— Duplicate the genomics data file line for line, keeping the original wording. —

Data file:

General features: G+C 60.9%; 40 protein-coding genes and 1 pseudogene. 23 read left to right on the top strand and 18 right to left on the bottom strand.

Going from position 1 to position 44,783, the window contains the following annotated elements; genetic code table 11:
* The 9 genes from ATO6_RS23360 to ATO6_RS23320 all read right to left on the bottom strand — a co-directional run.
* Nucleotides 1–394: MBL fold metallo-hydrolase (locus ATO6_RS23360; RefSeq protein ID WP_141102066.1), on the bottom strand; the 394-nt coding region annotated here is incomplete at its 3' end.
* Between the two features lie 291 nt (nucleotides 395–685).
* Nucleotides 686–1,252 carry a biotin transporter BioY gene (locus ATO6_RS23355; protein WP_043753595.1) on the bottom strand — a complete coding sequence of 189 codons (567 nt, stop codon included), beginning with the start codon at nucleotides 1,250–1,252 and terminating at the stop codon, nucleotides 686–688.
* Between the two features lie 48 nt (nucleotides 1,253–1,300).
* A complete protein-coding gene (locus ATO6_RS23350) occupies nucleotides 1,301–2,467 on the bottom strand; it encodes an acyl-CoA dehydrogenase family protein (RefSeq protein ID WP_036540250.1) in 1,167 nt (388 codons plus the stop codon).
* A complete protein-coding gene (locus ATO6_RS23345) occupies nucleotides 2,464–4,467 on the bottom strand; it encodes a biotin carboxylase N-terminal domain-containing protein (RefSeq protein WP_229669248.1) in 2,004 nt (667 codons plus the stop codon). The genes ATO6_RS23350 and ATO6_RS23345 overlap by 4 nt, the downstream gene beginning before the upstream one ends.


General features: G+C 60.9%; 40 protein-coding genes and 1 pseudogene. 23 read left to right on the top strand and 18 right to left on the bottom strand.

Going from position 1 to position 44,783, the window contains the following annotated elements; genetic code table 11:
* The 9 genes from ATO6_RS23360 to ATO6_RS23320 all read right to left on the bottom strand — a co-directional run.
* Nucleotides 1–394: MBL fold metallo-hydrolase (locus ATO6_RS23360; RefSeq protein ID WP_141102066.1), on the bottom strand; the 394-nt coding region annotated here is incomplete at its 3' end.
* Between the two features lie 291 nt (nucleotides 395–685).
* Nucleotides 686–1,252 carry a biotin transporter BioY gene (locus ATO6_RS23355; protein WP_043753595.1) on the bottom strand — a complete coding sequence of 189 codons (567 nt, stop codon included), beginning with the start codon at nucleotides 1,250–1,252 and terminating at the stop codon, nucleotides 686–688.
* Between the two features lie 48 nt (nucleotides 1,253–1,300).
* A complete protein-coding gene (locus ATO6_RS23350) occupies nucleotides 1,301–2,467 on the bottom strand; it encodes an acyl-CoA dehydrogenase family protein (RefSeq protein ID WP_036540250.1) in 1,167 nt (388 codons plus the stop codon).
* A complete protein-coding gene (locus ATO6_RS23345) occupies nucleotides 2,464–4,467 on the bottom strand; it encodes a biotin carboxylase N-terminal domain-containing protein (RefSeq protein WP_229669248.1) in 2,004 nt (667 codons plus the stop codon). The genes ATO6_RS23350 and ATO6_RS23345 overlap by 4 nt, the downstream gene beginning before the upstream one ends.